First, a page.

Tewksbury, Massachusetts-based Corvia designed its shunt for heart failure patients with preserved (HFpEF) or mildly reduced (HFmrEF) ejection fraction.
Dr. Scott Lilly and Dr. Rami Kahwash enrolled and randomized the first patient at the Ohio State University Wexner Medical Center. In a news release, Lilly noted that atrial shunt therapy could “represent significant clinical benefit” for millions of patients.
“Despite ongoing pharmaceutical advances, the treatment of HFpEF remains challenging, and multiple therapies are needed to treat such a heterogenous disease,” said Kahwash. “We are pleased to offer access to a novel treatment option that has the potential to relieve our patients’ breathlessness and improve their quality of life.”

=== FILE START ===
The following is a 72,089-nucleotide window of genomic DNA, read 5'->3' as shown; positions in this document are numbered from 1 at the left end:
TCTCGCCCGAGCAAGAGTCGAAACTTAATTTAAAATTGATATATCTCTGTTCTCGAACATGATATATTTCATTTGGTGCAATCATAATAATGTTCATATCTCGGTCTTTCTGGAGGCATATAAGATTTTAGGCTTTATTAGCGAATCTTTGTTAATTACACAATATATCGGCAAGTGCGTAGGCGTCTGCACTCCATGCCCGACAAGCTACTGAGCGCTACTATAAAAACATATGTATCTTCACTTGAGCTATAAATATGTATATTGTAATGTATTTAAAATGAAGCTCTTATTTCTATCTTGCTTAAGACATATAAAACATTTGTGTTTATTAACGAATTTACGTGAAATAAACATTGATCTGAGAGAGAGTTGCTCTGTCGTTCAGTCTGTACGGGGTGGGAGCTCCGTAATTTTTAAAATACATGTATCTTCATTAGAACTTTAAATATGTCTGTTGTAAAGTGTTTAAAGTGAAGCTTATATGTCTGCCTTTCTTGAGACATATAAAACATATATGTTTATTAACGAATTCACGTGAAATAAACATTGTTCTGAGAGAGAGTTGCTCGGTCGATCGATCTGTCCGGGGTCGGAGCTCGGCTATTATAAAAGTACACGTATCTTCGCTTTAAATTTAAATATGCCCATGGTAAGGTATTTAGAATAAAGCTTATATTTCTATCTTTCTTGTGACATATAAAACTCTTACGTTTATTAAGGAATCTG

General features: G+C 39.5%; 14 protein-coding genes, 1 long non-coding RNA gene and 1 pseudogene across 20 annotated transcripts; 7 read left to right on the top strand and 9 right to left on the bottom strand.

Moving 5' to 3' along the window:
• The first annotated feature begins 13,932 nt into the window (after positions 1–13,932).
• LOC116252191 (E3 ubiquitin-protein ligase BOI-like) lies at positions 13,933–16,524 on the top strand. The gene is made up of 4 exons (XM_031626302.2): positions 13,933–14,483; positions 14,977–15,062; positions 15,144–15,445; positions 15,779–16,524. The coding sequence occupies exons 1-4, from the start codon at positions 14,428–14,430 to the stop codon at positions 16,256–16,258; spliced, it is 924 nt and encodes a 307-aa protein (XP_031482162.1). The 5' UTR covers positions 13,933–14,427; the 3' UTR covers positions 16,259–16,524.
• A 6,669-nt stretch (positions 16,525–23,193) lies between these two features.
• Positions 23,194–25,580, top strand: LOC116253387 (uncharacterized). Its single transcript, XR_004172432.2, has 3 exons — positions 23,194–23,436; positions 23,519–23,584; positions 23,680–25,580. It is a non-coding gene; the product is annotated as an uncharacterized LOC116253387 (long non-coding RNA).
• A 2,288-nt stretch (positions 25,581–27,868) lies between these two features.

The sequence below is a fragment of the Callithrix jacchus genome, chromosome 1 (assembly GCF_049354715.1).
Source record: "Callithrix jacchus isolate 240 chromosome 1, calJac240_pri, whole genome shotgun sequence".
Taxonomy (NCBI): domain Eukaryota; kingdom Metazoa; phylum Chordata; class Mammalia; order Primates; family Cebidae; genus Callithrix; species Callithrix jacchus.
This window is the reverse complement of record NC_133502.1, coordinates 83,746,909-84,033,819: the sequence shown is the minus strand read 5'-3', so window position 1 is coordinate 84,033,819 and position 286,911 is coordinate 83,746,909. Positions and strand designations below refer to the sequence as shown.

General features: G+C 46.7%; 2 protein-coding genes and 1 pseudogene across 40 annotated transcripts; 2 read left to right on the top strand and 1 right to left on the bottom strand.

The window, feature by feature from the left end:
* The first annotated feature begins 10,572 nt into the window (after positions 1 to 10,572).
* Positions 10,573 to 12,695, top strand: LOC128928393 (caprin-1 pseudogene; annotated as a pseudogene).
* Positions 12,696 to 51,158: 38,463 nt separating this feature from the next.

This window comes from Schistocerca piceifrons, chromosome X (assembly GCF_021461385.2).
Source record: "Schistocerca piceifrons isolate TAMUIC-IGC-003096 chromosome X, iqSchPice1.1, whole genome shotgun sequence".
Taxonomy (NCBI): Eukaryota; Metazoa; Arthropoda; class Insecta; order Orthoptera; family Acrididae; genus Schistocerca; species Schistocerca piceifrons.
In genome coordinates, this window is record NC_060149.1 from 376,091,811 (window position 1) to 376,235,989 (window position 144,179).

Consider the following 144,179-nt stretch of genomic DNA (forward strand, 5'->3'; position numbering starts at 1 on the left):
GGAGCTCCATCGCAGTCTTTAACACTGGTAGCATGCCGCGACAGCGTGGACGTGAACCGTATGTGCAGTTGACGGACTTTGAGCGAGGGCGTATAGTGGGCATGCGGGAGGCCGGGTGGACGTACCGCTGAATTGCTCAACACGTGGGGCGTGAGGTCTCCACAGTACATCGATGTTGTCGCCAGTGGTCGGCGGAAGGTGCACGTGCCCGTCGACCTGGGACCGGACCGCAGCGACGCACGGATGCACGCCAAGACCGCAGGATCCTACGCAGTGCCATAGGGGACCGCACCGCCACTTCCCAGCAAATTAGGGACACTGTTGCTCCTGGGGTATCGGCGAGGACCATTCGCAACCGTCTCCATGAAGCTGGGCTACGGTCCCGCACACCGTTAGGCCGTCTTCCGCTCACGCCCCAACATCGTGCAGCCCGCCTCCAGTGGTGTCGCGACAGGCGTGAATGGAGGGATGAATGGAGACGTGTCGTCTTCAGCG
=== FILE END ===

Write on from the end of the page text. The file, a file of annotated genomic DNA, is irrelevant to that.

Corvia intends to enroll up to 260 patients across 60 centers in the randomized, sham-controlled trial. Center locations include the U.S., Europe and Australia. The trial evaluates the efficacy of the atrial shunt in reducing HF hospitalizations and improving quality of life.
Dr. Sanjiv Shah and Dr. Martin Leon serve as lead investigators for the study. Shah, director of research for the Bluhm Cardiovascular Institute, also directs the HFpEF program at Northwestern University Feinberg School of Medicine. Leon serves as director of interventional cardiovascular care at Columbia University Irving Medical Center.
The trial builds on data collected from Corvia’s Reduce LAP-HF II trial. In April, Corvia published positive results from the global, phase III randomized trial for the atrial shunt.
Just two months prior, Corvia reported negative results from the same trial. Data demonstrated that the atrial shunt device failed to reduce heart failure rates. It also failed to improve health status.
Shah said the trial may help to potentially “change the treatment paradigm” in heart failure.